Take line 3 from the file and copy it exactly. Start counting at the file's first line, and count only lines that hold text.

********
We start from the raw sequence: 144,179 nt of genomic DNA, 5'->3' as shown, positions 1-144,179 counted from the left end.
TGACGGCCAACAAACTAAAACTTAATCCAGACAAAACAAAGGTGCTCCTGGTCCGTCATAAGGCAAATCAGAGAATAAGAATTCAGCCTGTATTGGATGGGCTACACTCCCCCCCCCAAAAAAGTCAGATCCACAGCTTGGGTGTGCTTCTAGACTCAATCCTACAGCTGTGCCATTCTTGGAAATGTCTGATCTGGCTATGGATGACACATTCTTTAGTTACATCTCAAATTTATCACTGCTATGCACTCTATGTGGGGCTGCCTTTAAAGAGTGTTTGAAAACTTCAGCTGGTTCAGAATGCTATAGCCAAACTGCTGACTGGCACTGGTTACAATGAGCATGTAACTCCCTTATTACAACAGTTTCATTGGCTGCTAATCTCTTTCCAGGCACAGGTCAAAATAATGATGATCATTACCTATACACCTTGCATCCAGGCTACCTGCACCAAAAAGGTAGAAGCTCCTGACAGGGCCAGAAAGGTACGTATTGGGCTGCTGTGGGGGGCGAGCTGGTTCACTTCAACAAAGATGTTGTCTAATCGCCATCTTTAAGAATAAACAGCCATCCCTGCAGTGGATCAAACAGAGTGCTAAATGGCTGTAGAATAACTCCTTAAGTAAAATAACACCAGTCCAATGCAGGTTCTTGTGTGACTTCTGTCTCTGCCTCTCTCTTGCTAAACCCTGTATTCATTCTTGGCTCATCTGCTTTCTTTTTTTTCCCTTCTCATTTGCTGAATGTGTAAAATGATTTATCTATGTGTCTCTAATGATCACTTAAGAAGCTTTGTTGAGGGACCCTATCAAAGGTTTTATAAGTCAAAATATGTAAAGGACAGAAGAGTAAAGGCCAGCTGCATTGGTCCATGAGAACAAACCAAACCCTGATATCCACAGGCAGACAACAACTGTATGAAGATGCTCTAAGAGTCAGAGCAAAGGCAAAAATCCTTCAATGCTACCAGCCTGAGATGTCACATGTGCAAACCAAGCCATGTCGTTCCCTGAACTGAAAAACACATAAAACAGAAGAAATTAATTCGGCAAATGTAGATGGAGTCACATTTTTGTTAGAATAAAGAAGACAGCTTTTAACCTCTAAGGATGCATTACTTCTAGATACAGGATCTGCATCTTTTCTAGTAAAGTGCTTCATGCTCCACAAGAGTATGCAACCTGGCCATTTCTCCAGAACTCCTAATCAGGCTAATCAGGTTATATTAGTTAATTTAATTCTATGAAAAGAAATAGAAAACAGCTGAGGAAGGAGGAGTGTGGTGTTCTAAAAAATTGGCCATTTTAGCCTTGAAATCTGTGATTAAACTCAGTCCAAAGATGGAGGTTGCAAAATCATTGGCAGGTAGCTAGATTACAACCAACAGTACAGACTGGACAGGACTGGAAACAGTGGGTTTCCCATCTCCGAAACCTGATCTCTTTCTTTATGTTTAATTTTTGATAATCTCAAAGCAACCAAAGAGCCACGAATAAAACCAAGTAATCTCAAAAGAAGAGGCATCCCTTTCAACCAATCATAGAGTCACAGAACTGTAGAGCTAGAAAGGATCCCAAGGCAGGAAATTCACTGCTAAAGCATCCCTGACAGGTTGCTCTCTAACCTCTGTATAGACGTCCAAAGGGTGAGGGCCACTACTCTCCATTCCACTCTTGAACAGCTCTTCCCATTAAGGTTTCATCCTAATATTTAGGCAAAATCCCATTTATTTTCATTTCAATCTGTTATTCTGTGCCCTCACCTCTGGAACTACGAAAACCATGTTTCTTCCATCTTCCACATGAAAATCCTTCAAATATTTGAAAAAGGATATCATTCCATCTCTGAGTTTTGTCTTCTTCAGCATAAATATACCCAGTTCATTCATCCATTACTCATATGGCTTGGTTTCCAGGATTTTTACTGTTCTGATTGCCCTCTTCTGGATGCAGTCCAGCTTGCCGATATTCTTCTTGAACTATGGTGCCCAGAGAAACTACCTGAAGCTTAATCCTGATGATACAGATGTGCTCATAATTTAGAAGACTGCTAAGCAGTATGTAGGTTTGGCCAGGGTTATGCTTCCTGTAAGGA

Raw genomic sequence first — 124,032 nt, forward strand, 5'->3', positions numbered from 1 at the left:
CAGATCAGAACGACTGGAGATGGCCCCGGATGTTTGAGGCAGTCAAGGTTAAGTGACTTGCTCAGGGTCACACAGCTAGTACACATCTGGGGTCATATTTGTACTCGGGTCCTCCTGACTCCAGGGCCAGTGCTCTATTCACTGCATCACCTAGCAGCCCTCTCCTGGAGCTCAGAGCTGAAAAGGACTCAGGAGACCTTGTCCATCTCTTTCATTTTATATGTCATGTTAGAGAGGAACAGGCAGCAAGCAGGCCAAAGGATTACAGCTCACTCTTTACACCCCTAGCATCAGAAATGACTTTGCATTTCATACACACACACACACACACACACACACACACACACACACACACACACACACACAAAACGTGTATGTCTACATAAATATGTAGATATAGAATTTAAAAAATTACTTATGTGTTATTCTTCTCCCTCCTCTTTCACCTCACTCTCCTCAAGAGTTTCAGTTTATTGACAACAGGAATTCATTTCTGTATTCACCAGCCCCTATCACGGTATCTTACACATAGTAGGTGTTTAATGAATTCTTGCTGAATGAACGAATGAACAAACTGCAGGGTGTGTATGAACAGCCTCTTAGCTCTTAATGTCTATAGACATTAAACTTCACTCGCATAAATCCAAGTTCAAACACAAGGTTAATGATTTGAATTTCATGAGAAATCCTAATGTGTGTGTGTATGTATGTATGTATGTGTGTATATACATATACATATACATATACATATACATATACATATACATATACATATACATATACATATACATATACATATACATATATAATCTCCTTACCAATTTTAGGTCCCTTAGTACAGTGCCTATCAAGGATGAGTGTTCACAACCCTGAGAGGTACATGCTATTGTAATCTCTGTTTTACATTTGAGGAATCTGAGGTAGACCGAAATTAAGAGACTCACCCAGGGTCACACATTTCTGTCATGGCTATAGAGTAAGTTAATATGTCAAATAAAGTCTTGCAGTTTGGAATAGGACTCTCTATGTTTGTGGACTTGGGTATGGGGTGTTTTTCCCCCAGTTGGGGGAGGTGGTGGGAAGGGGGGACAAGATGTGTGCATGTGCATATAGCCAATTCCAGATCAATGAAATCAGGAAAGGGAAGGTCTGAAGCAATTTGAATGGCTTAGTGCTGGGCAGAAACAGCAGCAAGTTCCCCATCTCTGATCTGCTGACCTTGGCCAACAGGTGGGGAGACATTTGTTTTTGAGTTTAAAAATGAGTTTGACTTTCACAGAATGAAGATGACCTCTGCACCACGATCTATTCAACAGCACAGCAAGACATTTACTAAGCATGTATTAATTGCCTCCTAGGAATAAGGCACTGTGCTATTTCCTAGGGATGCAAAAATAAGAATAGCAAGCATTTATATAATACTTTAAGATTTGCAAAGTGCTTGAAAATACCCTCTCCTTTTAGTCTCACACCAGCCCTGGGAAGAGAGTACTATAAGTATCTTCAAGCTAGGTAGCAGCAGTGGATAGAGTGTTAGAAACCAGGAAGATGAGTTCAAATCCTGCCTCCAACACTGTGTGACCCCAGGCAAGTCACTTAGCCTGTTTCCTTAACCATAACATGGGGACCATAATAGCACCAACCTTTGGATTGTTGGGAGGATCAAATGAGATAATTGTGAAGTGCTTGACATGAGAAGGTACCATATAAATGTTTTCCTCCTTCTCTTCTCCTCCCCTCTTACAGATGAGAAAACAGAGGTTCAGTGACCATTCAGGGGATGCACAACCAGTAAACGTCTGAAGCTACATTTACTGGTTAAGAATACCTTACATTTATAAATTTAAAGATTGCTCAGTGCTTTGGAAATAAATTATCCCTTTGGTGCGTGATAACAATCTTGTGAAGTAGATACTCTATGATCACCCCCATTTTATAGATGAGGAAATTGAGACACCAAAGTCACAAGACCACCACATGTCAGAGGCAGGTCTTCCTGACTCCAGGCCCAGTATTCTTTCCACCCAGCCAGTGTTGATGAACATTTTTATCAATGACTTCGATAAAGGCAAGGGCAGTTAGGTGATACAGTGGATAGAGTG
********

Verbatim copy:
Raw genomic sequence first — 124,032 nt, forward strand, 5'->3', positions numbered from 1 at the left: